A foul ball off the bat of Tiger shortstop Heather Kunkel had just whizzed by Missouri coach Ty Singleton’s head during Wednesday’s doubleheader.
The close call had left Singleton, who coaches third base when the team is at bat, grinning like he had gotten away with something.
“That ball was driven,” Singleton said. “It’s been a long time since I’ve had a ball hit at my head that hard, that close.”
After he wiped his brow and exhaled deeply in relief, though, Singleton kept smiling.
Hadn’t he just narrowly escaped potential injury?
“It was fun to see her hit the ball so hard,” Singleton said of Kunkel’s shot.
Hitting the ball hard has been the Tigers’ approach the entire season.
Singleton and his players asserted that by hitting seven home runs Wednesday at University Field.
They don’t look to hit the ball out of the park; they just try to hit line-drives and let the balls fall where they may.
Missouri was successful in executing its approach Wednesday, sweeping the North Dakota State Bison 9-1 and 8-0. Singleton said his team’s emotion shined through.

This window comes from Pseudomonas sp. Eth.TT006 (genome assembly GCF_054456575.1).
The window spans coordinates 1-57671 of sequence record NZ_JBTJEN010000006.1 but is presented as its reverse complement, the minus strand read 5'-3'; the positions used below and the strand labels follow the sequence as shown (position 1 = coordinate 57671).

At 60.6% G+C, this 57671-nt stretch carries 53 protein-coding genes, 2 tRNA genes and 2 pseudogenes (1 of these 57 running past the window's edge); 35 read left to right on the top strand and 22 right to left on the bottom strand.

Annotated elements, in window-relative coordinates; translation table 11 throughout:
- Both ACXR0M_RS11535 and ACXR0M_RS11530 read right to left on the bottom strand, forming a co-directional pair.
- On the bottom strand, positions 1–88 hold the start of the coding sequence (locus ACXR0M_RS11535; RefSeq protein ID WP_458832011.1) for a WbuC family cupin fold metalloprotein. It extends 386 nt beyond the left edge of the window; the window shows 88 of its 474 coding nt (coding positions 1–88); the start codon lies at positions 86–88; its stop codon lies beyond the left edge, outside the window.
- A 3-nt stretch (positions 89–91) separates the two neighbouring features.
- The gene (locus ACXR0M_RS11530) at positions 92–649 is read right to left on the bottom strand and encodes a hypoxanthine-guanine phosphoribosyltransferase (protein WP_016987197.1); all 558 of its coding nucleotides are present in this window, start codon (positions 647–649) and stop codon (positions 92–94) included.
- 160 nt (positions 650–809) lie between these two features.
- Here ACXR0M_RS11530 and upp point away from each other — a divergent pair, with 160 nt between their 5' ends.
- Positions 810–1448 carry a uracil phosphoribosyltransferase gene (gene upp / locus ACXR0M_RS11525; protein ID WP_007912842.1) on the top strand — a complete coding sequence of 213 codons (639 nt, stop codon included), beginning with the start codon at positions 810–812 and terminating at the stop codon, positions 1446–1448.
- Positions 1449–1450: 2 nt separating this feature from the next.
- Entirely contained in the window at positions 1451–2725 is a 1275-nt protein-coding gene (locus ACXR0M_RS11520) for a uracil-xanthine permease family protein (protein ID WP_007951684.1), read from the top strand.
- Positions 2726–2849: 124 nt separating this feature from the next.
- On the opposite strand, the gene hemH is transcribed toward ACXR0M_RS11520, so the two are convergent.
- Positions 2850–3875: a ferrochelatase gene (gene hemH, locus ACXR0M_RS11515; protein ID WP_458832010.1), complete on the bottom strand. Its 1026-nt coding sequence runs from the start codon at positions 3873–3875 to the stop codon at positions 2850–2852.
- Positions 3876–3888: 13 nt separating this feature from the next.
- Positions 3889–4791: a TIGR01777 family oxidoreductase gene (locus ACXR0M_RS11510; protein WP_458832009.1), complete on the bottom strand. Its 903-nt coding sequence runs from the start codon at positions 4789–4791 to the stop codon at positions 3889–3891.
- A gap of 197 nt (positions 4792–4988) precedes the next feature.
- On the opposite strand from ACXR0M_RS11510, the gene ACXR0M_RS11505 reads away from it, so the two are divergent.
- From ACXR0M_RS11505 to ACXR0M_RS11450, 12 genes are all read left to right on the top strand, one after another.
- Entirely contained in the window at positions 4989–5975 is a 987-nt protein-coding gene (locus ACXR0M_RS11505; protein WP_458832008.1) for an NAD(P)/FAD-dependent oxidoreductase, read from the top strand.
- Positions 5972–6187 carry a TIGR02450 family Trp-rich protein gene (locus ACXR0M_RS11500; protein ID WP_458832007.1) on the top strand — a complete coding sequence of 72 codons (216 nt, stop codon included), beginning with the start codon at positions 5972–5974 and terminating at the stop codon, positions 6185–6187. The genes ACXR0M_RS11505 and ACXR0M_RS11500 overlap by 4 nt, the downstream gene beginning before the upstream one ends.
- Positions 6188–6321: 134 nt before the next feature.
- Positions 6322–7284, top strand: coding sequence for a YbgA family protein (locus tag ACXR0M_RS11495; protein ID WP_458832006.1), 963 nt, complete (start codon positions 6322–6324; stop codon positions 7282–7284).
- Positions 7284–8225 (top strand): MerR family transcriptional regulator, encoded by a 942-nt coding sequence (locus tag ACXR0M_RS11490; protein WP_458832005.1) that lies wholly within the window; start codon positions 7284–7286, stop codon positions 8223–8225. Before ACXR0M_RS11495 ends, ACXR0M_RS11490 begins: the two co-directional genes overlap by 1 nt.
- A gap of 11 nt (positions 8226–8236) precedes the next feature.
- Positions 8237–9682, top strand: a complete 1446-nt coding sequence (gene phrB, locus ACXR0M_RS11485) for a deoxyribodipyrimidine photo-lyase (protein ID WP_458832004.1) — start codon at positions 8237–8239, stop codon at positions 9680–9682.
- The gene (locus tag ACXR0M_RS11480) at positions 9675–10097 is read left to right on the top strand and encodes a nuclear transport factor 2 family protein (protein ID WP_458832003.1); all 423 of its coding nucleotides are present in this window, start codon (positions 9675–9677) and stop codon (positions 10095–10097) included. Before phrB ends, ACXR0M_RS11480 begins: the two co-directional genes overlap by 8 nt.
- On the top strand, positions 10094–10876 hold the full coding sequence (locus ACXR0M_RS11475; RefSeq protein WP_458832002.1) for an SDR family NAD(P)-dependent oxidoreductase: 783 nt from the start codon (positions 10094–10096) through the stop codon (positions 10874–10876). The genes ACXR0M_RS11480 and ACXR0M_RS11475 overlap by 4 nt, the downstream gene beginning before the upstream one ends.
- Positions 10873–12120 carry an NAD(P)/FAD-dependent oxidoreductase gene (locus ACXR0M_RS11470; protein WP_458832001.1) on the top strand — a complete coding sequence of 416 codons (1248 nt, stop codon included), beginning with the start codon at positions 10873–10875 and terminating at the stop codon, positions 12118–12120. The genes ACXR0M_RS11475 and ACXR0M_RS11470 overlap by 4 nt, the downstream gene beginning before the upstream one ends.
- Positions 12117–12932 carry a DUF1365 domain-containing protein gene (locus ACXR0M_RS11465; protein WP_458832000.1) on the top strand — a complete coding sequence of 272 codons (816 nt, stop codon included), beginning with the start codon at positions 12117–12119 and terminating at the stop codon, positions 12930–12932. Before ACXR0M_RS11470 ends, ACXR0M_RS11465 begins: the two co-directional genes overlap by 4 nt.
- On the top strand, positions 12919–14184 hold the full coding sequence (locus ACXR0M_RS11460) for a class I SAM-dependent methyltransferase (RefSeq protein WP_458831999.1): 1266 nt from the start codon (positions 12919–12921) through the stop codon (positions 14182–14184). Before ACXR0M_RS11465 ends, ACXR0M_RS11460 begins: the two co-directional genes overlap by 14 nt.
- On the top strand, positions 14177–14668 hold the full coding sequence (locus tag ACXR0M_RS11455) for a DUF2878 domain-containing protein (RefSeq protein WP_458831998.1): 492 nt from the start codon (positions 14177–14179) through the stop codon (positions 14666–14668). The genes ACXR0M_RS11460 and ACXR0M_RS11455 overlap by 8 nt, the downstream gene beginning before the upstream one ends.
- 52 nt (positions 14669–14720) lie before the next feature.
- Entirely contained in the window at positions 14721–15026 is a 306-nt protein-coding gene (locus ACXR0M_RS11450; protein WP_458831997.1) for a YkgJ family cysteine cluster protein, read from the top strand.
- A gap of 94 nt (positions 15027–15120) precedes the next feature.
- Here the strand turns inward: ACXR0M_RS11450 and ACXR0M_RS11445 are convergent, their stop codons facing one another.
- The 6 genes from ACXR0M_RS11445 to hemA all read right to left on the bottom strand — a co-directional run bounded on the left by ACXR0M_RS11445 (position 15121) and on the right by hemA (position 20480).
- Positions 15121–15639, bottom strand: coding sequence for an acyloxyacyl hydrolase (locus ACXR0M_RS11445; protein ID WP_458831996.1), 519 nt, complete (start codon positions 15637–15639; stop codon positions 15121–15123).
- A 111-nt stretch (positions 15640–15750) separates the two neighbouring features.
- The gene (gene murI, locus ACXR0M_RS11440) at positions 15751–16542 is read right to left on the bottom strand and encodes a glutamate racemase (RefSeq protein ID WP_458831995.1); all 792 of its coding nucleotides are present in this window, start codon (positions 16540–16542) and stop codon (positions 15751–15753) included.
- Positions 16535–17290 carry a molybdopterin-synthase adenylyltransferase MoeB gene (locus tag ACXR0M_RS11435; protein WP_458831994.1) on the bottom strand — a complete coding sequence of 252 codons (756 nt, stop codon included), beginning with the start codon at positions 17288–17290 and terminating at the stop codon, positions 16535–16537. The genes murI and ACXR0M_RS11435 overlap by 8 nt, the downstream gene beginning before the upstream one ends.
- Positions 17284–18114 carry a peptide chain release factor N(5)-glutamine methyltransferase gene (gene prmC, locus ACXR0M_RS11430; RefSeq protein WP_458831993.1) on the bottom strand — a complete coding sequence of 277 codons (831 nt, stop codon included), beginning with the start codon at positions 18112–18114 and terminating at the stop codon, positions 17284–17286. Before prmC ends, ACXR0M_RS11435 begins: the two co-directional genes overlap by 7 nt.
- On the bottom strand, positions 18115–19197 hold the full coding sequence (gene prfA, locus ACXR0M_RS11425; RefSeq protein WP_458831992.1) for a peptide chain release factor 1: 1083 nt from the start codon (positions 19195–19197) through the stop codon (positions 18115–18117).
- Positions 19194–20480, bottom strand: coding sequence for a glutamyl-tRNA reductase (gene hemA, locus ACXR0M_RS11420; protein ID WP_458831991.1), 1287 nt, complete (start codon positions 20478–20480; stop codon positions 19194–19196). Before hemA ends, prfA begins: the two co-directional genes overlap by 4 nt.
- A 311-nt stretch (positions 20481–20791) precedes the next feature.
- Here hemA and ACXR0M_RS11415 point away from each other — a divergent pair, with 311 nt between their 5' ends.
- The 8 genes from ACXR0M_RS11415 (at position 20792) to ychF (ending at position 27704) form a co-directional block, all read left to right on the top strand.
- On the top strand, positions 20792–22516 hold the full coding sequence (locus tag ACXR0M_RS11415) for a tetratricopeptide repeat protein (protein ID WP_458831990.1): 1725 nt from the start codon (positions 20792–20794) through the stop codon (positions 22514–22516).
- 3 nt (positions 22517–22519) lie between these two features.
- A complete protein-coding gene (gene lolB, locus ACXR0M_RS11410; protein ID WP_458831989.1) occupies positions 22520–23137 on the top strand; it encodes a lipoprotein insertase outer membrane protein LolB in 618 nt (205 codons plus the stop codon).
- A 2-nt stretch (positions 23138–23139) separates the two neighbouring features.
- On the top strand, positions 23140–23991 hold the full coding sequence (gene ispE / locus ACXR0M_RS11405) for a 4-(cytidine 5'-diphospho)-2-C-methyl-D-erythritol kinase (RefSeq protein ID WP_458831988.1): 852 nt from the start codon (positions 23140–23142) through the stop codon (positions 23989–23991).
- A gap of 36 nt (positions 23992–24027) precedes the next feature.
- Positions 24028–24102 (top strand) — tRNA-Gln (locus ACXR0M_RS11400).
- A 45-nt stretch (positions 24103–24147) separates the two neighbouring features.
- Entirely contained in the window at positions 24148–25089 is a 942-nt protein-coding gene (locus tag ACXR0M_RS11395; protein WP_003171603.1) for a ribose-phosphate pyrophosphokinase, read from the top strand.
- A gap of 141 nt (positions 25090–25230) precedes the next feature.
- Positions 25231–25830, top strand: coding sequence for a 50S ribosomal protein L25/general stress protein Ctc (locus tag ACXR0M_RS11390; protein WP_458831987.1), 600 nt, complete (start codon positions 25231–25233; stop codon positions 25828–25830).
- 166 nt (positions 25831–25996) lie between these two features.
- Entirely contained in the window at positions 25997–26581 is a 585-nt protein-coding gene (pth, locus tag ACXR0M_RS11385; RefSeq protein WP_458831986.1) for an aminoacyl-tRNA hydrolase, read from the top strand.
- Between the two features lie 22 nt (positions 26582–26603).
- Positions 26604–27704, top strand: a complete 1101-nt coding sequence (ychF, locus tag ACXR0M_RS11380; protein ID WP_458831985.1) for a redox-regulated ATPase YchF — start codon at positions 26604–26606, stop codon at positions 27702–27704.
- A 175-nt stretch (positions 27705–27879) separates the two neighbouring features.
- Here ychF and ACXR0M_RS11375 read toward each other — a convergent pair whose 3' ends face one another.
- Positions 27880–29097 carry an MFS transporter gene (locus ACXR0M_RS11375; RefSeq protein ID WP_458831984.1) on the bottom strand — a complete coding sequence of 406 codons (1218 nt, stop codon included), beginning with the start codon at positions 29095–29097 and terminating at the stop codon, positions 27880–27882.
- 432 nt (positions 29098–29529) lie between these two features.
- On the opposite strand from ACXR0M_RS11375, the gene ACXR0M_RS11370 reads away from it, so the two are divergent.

He also said he hopes their play can transfer over into this weekend, when the No. 5 Texas A&M Aggies visit No. 19 Missouri (34-10, 6-7 Big 12) for a two-game series beginning at 2 p.m. Saturday.
“If we can fight with that heart and that relaxed confidence from pitch to pitch, I think it should be a fun weekend,” Singleton said.
Singleton quickly turned his attention to the Aggies after Wednesday’s game. He said he went home to watch their 5-3 victory against No. 6 Texas, which was nationally televised on ESPN2.
Texas A&M (42-4, 13-2) leads the conference standings. Its team batting average of .341 is tops in the Big 12. The Aggies rank third in team ERA (1.49), close behind the Tigers’ 1.44.
Missouri hopes it can draw big crowds this weekend and approach the single-game attendance record of 603 fans, set April 16 against Texas.
Saturday will be “Jimmy Buffett Day” at University Field. Stephanie Menio, the team’s marketing associate, said the promotion had earlier success at Lousiana State University.
Festivities will include an in-game cheeseburger-eating contest, set to Buffett’s song “Cheeseburgers in Paradise.”
Buffett’s music will be played on the public address system throughout the game. The Mid-Missouri ParrotHead club, a group of Buffett groupies, will also be on hand.
The afternoon will have a Hawaiian feel, Menio said. Although Buffett mostly sings about Florida, hula hoop activities will go on during the game and the first 500 fans will receive leis.